Quote, "The Royal Engineers had overall responsibility for signalling during the war..." . Glad I wasn't alive to tell a battery linesman/signaller that when he was told to go out and repair a line. Although plenty of RGA signallers transferred to the REs for their signalling skills I do not believe they ever relied on the REs because they "had overall responsibility".

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Hi

I am awaiting further information and other photos from an Uncle of my wife's. Any that is relevant I will post.

Thank you so far for your help

Steve

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Kev,

Maybe overall responsibility wasn't quite the right expression, but once out of the battalion/battery or equivalent, divisional/corps/army level signalling was teh responsibility of the RE Signal Comapnies - is that better?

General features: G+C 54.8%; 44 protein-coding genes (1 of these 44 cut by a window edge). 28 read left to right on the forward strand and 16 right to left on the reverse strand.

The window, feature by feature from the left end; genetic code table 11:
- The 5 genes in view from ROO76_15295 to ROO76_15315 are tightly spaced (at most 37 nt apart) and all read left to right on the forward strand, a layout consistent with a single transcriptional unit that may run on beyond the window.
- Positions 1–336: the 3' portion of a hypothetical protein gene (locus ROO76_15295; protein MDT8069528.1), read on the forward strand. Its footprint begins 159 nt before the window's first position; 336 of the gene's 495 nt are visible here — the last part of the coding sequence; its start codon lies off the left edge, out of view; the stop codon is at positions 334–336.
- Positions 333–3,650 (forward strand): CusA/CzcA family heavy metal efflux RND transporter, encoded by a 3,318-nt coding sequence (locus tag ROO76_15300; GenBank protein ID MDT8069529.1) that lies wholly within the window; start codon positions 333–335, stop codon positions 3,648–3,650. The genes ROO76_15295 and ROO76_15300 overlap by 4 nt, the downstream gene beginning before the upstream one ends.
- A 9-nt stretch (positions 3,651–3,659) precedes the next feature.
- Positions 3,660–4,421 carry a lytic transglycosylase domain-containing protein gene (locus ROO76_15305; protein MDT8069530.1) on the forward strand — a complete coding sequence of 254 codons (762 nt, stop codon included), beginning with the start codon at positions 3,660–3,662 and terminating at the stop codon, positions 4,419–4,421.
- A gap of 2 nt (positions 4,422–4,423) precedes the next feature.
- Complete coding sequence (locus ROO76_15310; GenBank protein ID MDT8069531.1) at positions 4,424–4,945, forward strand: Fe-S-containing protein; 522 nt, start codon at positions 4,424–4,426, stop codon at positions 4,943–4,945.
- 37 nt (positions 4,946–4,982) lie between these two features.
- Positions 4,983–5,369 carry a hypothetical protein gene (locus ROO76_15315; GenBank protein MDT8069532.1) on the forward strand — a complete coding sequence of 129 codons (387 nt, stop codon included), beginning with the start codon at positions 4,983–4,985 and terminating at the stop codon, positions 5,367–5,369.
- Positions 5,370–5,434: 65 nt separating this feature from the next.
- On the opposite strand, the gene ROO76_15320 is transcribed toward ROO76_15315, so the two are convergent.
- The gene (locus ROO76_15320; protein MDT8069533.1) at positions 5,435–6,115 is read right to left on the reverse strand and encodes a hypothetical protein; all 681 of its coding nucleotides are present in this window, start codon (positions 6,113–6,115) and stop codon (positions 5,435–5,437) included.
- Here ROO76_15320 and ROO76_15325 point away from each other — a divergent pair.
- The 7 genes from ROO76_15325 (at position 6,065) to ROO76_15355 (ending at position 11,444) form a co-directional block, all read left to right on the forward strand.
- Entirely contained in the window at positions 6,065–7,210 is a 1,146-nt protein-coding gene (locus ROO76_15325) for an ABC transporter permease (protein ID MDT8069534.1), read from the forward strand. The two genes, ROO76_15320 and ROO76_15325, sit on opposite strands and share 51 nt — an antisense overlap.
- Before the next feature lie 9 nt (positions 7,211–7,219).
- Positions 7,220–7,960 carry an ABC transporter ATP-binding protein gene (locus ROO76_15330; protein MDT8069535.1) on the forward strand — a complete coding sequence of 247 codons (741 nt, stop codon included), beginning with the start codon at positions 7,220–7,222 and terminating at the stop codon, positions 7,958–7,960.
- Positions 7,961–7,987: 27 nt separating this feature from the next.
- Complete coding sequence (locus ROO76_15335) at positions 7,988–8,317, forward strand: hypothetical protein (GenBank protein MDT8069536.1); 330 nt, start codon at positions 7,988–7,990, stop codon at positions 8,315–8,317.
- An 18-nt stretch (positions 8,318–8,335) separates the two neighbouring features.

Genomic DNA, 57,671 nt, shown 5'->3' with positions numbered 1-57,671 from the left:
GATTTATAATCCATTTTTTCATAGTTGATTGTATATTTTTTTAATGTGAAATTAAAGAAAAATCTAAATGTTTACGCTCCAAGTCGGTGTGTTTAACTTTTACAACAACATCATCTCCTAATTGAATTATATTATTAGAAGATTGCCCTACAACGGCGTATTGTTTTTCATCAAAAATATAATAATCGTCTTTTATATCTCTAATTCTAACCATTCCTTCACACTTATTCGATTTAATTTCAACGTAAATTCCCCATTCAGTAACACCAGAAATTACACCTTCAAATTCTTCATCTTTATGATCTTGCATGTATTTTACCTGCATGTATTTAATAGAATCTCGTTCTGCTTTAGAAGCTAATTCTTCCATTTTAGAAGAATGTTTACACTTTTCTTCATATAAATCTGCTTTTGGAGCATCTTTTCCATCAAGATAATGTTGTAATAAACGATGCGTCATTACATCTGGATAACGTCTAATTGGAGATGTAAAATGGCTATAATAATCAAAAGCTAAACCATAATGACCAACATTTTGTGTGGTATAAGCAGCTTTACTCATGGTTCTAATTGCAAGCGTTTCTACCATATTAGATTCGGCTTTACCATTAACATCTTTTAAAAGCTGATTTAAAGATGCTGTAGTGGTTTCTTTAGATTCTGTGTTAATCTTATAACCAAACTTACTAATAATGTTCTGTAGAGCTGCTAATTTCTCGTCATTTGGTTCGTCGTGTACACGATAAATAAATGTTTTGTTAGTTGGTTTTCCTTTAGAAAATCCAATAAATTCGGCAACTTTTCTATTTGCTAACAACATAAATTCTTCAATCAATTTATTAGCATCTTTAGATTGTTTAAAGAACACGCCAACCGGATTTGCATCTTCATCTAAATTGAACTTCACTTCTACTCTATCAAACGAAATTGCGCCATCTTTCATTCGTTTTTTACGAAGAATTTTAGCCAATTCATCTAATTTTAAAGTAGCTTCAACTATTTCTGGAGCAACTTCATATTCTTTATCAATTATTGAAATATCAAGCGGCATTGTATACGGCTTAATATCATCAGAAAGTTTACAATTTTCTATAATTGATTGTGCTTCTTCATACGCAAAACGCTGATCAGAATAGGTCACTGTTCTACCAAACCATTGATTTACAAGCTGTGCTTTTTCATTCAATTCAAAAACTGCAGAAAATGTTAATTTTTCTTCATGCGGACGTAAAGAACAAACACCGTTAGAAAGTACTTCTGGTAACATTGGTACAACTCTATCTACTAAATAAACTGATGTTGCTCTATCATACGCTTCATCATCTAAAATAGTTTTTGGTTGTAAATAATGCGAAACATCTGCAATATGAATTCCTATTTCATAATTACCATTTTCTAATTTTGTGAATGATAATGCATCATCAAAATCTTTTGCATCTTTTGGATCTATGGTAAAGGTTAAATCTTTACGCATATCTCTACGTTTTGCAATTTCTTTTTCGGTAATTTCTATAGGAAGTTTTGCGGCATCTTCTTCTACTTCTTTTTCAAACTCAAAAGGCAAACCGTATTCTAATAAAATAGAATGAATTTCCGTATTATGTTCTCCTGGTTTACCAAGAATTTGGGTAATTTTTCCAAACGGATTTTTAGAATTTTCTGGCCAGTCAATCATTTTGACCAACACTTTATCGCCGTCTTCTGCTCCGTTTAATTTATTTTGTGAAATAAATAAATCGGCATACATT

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I have received further photos and a document dated 13.11.18 that may help To abide by 100k ruling will do several posts

Any thoughts, comments etc

Steve

post-55376-077491700 1295526518.jpg

Group shot

post-55376-039348900 1295526639.jpg

The document main page

post-55376-021822100 1295526711.jpg

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Ah, so he was commissioned into the Machine Gun Corps just after the armistice, which sends us down another path. The last photo may be of his officer training - I think the white hat bands are the mark of officer cadets? Intrestingly, the doorway behind has Sergeants Mess - Married Quarters written above it. He may not have served overseas during the qualifying period then, but hopefully, he may have an officer's service record surviving. It's possibly WO 374/53200, though the former reference doesn't seem to match the entry for him in the WO 338 index (PE/911, formerly 245008 whereas WO 374/53200 has 1163, but nothing else in the index matches this either).